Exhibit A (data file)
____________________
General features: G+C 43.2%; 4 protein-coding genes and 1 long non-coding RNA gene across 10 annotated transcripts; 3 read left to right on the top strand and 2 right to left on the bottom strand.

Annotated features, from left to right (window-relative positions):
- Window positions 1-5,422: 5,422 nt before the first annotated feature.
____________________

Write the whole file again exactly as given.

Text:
General features: G+C 43.2%; 4 protein-coding genes and 1 long non-coding RNA gene across 10 annotated transcripts; 3 read left to right on the top strand and 2 right to left on the bottom strand.

Annotated features, from left to right (window-relative positions):
- Window positions 1-5,422: 5,422 nt before the first annotated feature.